• Depending on required load-carrying capacity, overlays are 2 to 5 inches thick.
  • Design is the same as conventional concrete mixes, though adding polypropylene fibers helps prevent shrinkage cracking.
  • Pavement is placed in square panels of 3 to 8 feet. The National Concrete Pavement Technology Center at Iowa State University — which publishes Guide to Concrete Overlays in conjunction with the American Concrete Pavement Association (ACPA) — recommends limiting panel size to 1.5 times the overlay thickness.
  • At least 3 inches of asphalt should remain after milling to maintain structural support. “You have to have the proper base, or else it's too dangerous,” says Jimie Wheeler, promotional director for ACPA's Illinois chapter. “Asphalt's a good product, but in many cases it's too thin.”
  • Sometimes a full-depth concrete patch is needed to fix potholes and moderate to severe fatigue cracking.
  • Concrete is placed using conventional fixed-form or slipform pavers. Within 30 minutes of placement apply the curing compound at twice the standard rate.

“One of our biggest roadblocks is conventional wisdom, and one reason it's been accepted in rural areas is that county engineers are much more autonomous than municipalities, so they're willing to try out new things,” says Jimie Wheeler, promotional director for the American Concrete Pavement Association's Illinois chapter.

Experience gave Schwab and his team more confidence in their decision than they may have had otherwise.

Although North Industrial Park is their first large-scale installation, they had data from a 2003 test project in which the first 4 inches of the 7- to 10-inch asphalt on a residential street were replaced. At the time, it was northern Illinois' largest installation.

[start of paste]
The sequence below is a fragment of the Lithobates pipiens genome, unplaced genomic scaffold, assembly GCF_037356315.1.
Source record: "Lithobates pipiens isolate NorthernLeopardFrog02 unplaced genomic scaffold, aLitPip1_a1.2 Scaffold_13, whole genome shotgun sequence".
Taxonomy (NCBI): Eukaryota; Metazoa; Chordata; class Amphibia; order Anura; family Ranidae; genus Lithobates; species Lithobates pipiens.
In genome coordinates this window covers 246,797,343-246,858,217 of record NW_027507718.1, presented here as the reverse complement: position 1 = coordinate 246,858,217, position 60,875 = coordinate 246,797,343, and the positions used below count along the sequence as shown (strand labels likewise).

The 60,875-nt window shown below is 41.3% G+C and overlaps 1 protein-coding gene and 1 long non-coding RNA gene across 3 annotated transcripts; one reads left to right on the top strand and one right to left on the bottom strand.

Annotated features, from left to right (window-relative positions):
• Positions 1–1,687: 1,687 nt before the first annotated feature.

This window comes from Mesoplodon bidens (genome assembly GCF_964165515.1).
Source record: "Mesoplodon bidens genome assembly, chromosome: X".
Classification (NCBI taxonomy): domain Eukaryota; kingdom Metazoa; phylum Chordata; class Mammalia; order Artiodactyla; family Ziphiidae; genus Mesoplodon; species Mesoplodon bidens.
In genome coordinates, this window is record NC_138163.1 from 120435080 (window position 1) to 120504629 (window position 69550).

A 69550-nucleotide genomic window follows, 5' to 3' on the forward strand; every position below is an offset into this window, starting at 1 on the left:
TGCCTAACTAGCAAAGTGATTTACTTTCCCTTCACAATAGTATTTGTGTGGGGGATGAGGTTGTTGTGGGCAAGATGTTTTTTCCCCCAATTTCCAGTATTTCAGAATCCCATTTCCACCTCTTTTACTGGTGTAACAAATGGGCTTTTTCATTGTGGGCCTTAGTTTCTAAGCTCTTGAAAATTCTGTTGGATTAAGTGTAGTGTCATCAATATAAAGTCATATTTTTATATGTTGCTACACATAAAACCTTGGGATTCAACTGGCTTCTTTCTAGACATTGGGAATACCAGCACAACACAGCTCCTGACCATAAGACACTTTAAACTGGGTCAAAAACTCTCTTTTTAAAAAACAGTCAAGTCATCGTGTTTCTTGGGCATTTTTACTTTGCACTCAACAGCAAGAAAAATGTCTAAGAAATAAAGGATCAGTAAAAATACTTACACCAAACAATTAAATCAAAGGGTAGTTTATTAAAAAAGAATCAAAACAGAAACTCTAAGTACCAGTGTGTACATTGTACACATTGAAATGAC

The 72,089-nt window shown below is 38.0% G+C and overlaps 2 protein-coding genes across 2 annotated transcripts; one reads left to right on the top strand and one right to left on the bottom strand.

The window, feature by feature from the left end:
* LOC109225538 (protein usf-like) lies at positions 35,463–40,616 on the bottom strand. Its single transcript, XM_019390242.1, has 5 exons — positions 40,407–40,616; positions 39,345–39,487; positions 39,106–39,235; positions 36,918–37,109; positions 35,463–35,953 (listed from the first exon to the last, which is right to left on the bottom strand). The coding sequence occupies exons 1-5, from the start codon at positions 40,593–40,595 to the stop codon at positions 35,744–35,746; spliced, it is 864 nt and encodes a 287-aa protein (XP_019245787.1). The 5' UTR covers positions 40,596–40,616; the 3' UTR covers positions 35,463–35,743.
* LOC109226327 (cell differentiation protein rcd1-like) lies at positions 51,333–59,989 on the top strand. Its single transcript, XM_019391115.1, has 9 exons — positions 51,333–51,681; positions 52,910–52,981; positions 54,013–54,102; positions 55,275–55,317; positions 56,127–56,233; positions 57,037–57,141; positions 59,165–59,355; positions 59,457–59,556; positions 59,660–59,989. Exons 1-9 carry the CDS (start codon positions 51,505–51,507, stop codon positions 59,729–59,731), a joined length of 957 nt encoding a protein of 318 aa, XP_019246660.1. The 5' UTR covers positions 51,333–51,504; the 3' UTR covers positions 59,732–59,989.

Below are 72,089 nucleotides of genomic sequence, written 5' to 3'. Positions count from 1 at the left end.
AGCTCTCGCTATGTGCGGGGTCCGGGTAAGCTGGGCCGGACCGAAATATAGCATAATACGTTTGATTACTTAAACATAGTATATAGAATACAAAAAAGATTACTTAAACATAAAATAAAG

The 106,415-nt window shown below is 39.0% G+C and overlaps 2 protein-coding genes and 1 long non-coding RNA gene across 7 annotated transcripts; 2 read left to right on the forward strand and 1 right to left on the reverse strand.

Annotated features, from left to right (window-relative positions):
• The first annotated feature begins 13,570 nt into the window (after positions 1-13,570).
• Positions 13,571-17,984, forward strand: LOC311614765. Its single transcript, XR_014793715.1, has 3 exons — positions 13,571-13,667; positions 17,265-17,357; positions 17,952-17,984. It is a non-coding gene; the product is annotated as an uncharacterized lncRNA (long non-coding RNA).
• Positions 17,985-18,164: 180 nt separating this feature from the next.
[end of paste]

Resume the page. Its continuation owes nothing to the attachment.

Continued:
“We're pleased with how the pavement has performed. We've had almost no maintenance in seven years,” says Schwab, whose team has monitored results each summer since then. The installation's shown almost no fatigue despite the fifth snowiest season on record and temperatures hovering in the low 20s for most of the 2010-2011 winter. “If the condition of Grace Street is any indication, the industrial park should hold up well through freeze-thaw cycles.”

According to Village Engineer Dave Dratnol, the technique is the equivalent of high early-strength concrete, which achieves compressive strength of 2,500 to 3,500 psi in 24 hours, with a 3- to 5-day cure in temperatures between the 40s and the 70s.

Schwab's previous experience with Grace Street also helped as he oversaw the milling of the industrial park's roads. He knew that curbs and gutters would first have to be raised 4 inches to ensure long-term performance. (The Illinois DOT recommends an asphalt subbase of at least 4 inches to ensure an overlay's long-term integrity.) Areas with significant failure received full-depth concrete replacement.

After elevating the curb face, crews ground ½ inch off the existing 3 to 5 inches of asphalt to create a rough surface to which the concrete could bond. Crews then cleaned the pavement to prepare for the concrete overlay. Aside from that, placement is no different from new concrete construction, Schwab explains.